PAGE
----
First of all, the word, that come to my mind by looking at the title of the play “The Love Suicides at Amijima” by Chikamatsu Monzaemon, is “tragedy,” (events fill with great sufferings and destructions). As I started reading, I came to notice a tremendous metaphorical expression where the author is depicting the significance of a prostitute’s love by saying, “The love of a prostitute is deep beyond measure; it’s a bottomless sea of affection that cannot be emptied or dried.” Again, the writer reveals that love is such a thing that surpasses the imagination (uncountable object).
The play consists of some interesting characters, such as Tahei, Jihei, Koharu, Magoemon, Osan. I found it really difficult to recognize the characters while I was reading, as the play is full of Japanese names and places. I also thought like my respected classmates that the play is done by humans (they custom themselves as puppets) rather than some people control the puppets and a person reads the scripts with enormous tunes. Although I wouldn’t like to see a puppet show, I at least have realized that it quite difficult to run a puppet show. Whoever perform a puppet show, they need a profound skills and patience to do it. I am very amazed to see that men like Tamao (82) and Sumitayu (76), who are supposed to be retired at this point, are still presenting wonderful performance before the audiences.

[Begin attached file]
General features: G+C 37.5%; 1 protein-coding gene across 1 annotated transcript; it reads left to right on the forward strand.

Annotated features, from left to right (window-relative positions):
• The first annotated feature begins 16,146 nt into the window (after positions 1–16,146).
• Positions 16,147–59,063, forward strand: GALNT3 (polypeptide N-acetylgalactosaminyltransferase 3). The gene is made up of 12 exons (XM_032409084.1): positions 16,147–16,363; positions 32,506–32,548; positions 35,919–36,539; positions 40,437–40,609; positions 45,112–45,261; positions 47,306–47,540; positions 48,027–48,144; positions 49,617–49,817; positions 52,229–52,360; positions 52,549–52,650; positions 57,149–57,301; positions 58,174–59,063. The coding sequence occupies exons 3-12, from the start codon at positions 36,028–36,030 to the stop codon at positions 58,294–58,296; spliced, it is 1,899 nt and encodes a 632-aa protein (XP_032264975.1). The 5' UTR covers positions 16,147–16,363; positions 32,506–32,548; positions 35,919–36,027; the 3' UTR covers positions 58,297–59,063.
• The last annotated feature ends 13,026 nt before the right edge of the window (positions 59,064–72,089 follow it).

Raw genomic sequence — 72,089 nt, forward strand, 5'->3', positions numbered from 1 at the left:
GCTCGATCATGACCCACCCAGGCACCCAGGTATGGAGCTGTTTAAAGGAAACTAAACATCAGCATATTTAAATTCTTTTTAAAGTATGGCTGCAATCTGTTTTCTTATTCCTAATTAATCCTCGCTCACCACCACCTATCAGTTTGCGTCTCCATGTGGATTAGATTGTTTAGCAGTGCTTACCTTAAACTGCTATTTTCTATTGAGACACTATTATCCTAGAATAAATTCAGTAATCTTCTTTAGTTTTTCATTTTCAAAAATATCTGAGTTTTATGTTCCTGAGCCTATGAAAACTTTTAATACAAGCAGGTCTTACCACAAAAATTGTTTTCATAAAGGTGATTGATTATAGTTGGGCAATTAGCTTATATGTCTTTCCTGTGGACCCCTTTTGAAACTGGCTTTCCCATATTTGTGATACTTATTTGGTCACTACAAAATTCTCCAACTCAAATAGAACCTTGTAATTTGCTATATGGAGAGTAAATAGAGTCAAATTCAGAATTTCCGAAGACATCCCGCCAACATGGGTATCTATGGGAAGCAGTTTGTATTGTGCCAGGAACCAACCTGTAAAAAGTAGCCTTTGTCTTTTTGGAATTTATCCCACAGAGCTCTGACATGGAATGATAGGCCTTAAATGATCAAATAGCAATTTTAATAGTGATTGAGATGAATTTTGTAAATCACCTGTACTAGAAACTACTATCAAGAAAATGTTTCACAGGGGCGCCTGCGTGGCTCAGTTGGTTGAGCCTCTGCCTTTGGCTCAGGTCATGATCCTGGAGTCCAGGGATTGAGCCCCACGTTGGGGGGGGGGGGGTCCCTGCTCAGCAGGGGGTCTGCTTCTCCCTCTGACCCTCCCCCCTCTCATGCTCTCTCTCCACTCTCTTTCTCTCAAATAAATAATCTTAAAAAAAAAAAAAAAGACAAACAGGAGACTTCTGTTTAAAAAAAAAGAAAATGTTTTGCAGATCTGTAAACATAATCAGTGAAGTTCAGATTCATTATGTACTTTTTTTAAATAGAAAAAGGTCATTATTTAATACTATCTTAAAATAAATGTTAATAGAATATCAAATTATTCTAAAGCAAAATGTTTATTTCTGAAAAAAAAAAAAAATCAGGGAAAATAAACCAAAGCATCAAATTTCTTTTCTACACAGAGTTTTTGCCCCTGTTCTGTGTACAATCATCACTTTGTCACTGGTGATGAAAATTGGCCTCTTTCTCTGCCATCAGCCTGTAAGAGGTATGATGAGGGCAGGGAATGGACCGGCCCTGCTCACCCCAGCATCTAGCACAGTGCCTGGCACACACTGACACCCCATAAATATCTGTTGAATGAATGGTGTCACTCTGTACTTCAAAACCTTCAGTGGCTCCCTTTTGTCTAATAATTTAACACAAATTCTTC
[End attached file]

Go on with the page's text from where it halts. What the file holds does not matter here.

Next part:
In addition, the people along with the Puppeteer do excellent job as they have to keep on track with the Puppeteer (by moving footsteps and so forth). Moreover, I think the Bunraku Chanter does exceptional art of altering his voice according to the scripts. The reason, why this type of puppet show still attracts the Japanese’s attention, is that it carries their (Japanese) tradition generation after generation, which cannot be attained through actors’ performance. For instance, the last scene of the play is a marvelous work of the art, where Koharu and Jihei share their last moment on earth and leave behind their dearest ones (Koharu’s mother and Jihei’s children).
After all, it was great to be introduced with a country’s old heritage that has been a valuable asset to its generation. The play introduces me with the Japanese’s beliefs of after life in Buddhism. However, I am not impressed by the belief that people like Koharu and Jihei will meet in the next life, even they commit suicide, which is a tremendous sin.